Next, the Ghost of Christmas Yet to Come shows up. (As usual, it looks way spooky... but I also must say its appearance was probably the poorest visual effect in the movie. It would be a cool Halloween costume you might get at Spencer Gifts or maybe Spirit Halloween, but not something I could really take too seriously as a real ghost.) As usual, this ghost never speaks, but it takes Scrooge to the future to see some things that help cement the lessons he'd already learned from the first two ghosts. And of course, Scrooge decides to change his ways. (And at this point, I was thinking about how this sort of time travel is a surprisingly sci-fi concept, for the Victorian era, and the idea of someone changing his actions in the present to alter the future is also a sci-fi concept... so it really was kind of neat to have Patrick Stewart in this role. And it kind of reminded me of the finale of Star Trek: The Next Generation.)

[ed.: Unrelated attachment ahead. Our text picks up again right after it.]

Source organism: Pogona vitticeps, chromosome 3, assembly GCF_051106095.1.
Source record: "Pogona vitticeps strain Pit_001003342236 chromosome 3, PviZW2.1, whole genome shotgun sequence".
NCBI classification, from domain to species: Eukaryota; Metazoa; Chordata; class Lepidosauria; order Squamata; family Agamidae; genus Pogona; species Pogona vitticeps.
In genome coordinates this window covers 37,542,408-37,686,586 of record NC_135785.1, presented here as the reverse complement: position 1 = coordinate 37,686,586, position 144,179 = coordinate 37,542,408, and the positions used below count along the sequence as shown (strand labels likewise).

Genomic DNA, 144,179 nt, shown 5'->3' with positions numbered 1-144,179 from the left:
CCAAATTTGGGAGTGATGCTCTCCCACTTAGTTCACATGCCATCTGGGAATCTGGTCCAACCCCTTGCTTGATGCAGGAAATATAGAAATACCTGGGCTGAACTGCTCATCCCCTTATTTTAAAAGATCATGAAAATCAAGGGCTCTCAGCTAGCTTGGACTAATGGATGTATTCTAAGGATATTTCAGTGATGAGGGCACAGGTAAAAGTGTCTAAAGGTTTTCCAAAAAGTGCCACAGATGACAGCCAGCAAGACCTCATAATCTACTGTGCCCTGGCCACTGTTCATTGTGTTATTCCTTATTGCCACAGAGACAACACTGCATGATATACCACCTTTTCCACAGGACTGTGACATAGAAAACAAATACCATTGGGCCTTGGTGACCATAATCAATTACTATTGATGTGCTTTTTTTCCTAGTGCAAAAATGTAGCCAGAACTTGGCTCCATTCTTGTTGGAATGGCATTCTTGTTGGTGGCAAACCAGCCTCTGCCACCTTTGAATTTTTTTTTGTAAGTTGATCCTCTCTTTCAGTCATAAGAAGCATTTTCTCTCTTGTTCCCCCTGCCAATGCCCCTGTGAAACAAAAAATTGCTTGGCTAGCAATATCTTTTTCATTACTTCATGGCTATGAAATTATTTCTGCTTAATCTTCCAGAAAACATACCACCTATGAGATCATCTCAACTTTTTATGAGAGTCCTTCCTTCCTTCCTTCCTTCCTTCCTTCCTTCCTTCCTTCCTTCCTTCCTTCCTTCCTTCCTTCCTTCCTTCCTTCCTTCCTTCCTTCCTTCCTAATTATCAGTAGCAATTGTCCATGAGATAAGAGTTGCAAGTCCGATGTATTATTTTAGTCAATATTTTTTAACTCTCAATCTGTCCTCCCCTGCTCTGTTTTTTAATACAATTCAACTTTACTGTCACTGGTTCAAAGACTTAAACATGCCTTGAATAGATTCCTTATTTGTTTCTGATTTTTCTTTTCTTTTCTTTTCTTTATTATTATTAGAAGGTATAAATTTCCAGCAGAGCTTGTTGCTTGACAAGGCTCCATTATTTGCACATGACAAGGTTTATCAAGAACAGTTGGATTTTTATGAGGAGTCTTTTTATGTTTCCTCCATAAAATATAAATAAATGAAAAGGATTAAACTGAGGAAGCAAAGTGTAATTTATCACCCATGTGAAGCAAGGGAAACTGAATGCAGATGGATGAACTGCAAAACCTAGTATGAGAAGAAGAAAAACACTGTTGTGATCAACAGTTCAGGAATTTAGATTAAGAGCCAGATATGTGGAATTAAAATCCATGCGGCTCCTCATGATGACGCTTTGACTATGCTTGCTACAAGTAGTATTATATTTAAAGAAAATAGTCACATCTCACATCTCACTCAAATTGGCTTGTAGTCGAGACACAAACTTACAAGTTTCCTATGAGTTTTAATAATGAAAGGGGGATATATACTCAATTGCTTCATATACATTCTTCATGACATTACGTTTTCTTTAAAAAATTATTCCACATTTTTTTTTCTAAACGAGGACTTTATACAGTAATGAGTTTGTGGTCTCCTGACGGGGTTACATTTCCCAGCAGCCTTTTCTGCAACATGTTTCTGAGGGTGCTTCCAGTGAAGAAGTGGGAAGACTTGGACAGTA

Well, then he returns to the present, on Christmas Day, and he certainly does change his ways. I must say, probably the best thing about this adaptation of the story is seeing how good Stewart is at being a believably horrible human being and then how good he is at being a believably good person. And he's probably better than most Scrooges at making that transition itself believable. And... I guess that's all I have to say.